Artistic Statement

Julie DayI have always wanted to know the truth. I have rarely accepted conventional knowledge or methods of learning. Throughout our lives we are told to "tell the truth", but we soon realize that this is not as simply done as it is said. Truth is vulnerable to perception and perception to experience. It has become apparent that there are, in fact, many truths. This understanding leaves me hungry. Hunger is a powerful motivator, often irrational, and seemingly fearless. It is this hunger which has led me through many of the experiences which have shaped my perspective. My work is an ongoing investigation of the cause and effect of experiences and the relationship of experience to intellect, biology, heredity and environment. The figurative references in the pieces stem from two direct sources: first, the pervasive body-consciousness of our culture, and second, a deep personal connection to humanitarian values and concerns which has been an equally defining characteristic of my identity.

The exploration of these sources has led me through a web of interrelated ideas, motivations, meanings and memories. The idea of body-consciousness has to do not only with expectations and beauty standards, but also with body functions and responses such as sex, pregnancy, health and sickness, as well as such psychological reactions as self-denial, excess, self-destruction, survival, desire and obsession.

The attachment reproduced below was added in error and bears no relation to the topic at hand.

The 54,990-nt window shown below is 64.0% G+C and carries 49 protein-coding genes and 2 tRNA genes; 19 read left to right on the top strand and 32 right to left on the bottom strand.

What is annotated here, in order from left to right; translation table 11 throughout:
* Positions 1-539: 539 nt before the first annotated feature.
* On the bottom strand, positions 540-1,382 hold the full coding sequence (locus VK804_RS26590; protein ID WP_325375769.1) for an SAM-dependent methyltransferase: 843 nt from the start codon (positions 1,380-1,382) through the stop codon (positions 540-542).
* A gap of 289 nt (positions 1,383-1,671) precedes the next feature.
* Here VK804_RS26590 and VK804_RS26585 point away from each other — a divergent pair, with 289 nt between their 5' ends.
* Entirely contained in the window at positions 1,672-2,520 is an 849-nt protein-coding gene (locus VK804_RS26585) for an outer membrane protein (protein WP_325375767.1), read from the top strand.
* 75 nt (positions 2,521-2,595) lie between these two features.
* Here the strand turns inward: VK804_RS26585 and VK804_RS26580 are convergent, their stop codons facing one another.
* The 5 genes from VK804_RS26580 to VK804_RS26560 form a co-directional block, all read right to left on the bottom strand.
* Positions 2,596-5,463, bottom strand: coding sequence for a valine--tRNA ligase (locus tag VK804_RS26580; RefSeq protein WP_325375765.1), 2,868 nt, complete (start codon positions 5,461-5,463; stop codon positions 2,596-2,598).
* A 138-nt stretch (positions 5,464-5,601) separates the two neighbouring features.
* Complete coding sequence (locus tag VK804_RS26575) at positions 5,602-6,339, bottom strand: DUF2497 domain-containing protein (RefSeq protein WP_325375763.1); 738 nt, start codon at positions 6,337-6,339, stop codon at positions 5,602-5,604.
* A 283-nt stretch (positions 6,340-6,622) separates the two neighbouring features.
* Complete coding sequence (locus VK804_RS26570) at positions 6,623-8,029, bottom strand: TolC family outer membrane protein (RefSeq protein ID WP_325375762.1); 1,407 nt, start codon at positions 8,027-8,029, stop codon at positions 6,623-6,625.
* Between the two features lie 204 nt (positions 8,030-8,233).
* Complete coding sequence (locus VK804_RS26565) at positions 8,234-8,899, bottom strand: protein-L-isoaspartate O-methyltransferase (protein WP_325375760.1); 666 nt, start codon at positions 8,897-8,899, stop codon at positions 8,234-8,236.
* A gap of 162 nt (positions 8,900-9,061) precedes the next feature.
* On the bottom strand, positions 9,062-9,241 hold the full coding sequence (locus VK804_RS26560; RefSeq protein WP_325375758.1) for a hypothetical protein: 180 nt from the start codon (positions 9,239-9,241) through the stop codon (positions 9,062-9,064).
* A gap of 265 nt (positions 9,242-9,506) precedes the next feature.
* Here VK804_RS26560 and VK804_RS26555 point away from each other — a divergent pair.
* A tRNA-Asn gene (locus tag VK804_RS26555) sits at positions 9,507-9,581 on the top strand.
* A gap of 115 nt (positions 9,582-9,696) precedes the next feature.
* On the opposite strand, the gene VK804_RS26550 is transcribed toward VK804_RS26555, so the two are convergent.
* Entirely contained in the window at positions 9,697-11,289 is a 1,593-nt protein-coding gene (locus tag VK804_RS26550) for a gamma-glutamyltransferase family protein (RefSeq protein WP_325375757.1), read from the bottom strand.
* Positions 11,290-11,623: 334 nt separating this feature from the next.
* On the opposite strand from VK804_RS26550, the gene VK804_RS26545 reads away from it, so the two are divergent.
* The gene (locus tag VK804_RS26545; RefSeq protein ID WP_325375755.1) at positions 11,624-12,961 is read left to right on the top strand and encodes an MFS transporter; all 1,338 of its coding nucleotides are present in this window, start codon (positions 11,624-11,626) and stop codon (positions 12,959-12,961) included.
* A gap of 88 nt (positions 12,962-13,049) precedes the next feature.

The physicality of the pieces and their awkward, imperfect natures speak of humanity, empathy, compassion, strength and weakness. Some pieces appear to have created themselves partly as a result of their own use. Both Sucker and Systemic represent, on one level, ridiculous or dysfunctional systems that give evidence of having been used and mis-used. We question the history of these contraptions, which appear simultaneously strange and familiar. Still Life 2000, likewise, gives the impression that we, as viewers, have interrupted some process of creation or destruction. Other works, like Show, challenge the curiosity of the viewer, offering multiple levels of investigation and layers of visual information, meaning and experience. Show's outward appearance is somewhat imposing and slightly risque. The eye-shaped hole allows the opportunity to investigate what goes on inside- the internal world - and questions the depth of both our curiosity and our fears. These works resist simplistic analysis and call for the viewer to both transcend and investigate their initial responses and invest themselves in the processes of interaction, discovery and experience.

Julie Day

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